“Our hearts go out to the Blake family and the other families who’ve been impacted by the tragic events in Kenosha,” Carson said at the start of his primetime speech.

Carson, the only Black member of President Donald Trump’s Cabinet, is the highest official in the Trump administration to specifically mention Blake, whose shooting sparked both protests and violence in Kenosha this week.

Carson went on to defend Trump’s record on Black issues, saying Trump — whose recent appeals to suburban voters that he’ll protect them from an invasion of low-income housing have drawn criticism for their racial undertones — does “not dabble in identity politics.”

“Many on the other side love to incite division by claiming that President Tump is a racist,” Carson said. “They could not be more wrong. Years ago, Jesse Jackson gave Donald Trump an award for the economic opportunities he created for Black people.”

Cotton links Biden to China in hardline speech


Sen. Tom Cotton (R-Ark.) delivered a hardline anti-China speech, saying the ruling Communist Party is “rooting” for Biden.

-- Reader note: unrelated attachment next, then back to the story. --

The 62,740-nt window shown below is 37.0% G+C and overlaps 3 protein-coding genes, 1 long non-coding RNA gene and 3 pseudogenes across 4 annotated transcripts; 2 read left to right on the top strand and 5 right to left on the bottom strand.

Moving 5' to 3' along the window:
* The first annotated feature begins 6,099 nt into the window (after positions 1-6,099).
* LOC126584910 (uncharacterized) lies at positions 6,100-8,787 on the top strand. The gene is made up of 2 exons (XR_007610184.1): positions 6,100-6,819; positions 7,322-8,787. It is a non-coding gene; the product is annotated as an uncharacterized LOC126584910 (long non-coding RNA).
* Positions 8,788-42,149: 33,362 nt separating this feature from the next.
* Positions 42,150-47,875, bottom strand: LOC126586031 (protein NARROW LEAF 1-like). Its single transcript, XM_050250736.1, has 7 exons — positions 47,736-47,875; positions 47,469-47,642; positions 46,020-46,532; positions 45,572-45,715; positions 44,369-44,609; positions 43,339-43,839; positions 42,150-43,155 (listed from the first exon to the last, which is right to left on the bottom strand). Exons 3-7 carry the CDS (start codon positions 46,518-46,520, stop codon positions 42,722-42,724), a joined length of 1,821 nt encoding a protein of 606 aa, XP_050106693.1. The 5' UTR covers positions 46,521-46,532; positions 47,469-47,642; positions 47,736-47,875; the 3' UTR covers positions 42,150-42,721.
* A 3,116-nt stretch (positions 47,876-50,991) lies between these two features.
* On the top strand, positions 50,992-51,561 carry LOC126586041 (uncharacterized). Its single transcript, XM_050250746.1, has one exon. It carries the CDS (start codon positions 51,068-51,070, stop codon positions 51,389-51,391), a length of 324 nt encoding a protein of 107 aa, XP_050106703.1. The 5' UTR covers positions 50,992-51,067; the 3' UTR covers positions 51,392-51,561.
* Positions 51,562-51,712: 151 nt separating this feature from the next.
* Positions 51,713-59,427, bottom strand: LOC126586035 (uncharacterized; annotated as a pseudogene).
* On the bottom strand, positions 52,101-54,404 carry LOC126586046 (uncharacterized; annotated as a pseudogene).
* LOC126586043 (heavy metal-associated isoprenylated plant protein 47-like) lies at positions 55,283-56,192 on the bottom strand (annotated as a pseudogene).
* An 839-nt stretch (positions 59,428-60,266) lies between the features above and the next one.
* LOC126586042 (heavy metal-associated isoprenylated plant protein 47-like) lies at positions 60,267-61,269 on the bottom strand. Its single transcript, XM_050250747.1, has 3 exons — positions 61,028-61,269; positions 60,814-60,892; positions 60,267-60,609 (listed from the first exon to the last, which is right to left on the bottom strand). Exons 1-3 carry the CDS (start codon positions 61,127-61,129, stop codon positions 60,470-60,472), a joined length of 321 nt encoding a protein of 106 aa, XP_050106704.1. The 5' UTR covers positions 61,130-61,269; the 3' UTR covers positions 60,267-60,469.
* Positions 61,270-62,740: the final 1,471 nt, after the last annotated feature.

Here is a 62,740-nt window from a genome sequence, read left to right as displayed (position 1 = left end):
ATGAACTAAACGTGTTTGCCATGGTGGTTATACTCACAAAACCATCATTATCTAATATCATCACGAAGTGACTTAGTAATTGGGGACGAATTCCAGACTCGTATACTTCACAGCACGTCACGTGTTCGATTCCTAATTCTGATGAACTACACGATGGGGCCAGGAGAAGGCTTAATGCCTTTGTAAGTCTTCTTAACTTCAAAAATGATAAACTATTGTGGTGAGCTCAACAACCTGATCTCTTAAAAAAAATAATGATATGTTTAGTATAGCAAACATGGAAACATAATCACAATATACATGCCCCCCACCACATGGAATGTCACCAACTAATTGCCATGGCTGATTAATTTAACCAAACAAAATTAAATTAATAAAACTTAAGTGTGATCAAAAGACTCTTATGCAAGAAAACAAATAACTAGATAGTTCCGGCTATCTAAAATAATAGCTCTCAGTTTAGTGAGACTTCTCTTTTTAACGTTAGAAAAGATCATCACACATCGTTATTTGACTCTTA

Cotton, among the leading anti-China voices in the Senate, said Biden has “aided and abetted China’s rise for 50 years with terrible trade deals that closed our factories and laid off our workers.”

“Joe Biden allowed Chinese fentanyl to flood over our southern border,” Cotton said, referring to a key route for the synthetic heroin whose use has continued during the Trump administration. “President Trump sanctioned Chinese drug dealers for poisoning our kids.”

And Cotton, who has accused China — without evidence — of “deliberate actions” to spread the coronavirus, hit Biden for downplaying conflict with Beijing.

“Biden said Chinese Communists aren’t even our competitors, aren’t bad folks, just months before they unleashed this plague on the world,” he said.